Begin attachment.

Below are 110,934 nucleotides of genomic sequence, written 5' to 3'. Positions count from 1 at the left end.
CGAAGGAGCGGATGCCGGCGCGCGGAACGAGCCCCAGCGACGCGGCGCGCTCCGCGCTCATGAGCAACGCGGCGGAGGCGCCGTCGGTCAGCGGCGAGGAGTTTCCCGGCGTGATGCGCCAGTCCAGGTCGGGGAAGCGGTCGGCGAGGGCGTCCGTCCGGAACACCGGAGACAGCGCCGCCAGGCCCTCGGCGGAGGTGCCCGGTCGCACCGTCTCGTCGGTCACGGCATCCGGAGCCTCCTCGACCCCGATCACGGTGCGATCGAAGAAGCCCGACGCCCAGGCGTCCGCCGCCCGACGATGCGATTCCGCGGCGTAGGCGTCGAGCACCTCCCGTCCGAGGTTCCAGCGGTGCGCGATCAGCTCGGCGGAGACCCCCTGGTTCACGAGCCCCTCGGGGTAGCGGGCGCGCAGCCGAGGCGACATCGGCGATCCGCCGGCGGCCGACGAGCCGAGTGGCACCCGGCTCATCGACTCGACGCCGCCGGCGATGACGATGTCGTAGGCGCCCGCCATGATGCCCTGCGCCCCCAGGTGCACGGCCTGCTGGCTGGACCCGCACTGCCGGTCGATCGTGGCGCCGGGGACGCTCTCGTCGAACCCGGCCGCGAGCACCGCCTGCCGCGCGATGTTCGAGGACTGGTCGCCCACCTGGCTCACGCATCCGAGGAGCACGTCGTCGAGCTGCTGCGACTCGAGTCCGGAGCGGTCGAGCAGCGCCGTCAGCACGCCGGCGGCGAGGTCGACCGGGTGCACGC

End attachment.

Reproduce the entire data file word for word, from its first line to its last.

Below are 110,934 nucleotides of genomic sequence, written 5' to 3'. Positions count from 1 at the left end.
CGAAGGAGCGGATGCCGGCGCGCGGAACGAGCCCCAGCGACGCGGCGCGCTCCGCGCTCATGAGCAACGCGGCGGAGGCGCCGTCGGTCAGCGGCGAGGAGTTTCCCGGCGTGATGCGCCAGTCCAGGTCGGGGAAGCGGTCGGCGAGGGCGTCCGTCCGGAACACCGGAGACAGCGCCGCCAGGCCCTCGGCGGAGGTGCCCGGTCGCACCGTCTCGTCGGTCACGGCATCCGGAGCCTCCTCGACCCCGATCACGGTGCGATCGAAGAAGCCCGACGCCCAGGCGTCCGCCGCCCGACGATGCGATTCCGCGGCGTAGGCGTCGAGCACCTCCCGTCCGAGGTTCCAGCGGTGCGCGATCAGCTCGGCGGAGACCCCCTGGTTCACGAGCCCCTCGGGGTAGCGGGCGCGCAGCCGAGGCGACATCGGCGATCCGCCGGCGGCCGACGAGCCGAGTGGCACCCGGCTCATCGACTCGACGCCGCCGGCGATGACGATGTCGTAGGCGCCCGCCATGATGCCCTGCGCCCCCAGGTGCACGGCCTGCTGGCTGGACCCGCACTGCCGGTCGATCGTGGCGCCGGGGACGCTCTCGTCGAACCCGGCCGCGAGCACCGCCTGCCGCGCGATGTTCGAGGACTGGTCGCCCACCTGGCTCACGCATCCGAGGAGCACGTCGTCGAGCTGCTGCGACTCGAGTCCGGAGCGGTCGAGCAGCGCCGTCAGCACGCCGGCGGCGAGGTCGACCGGGTGCACGC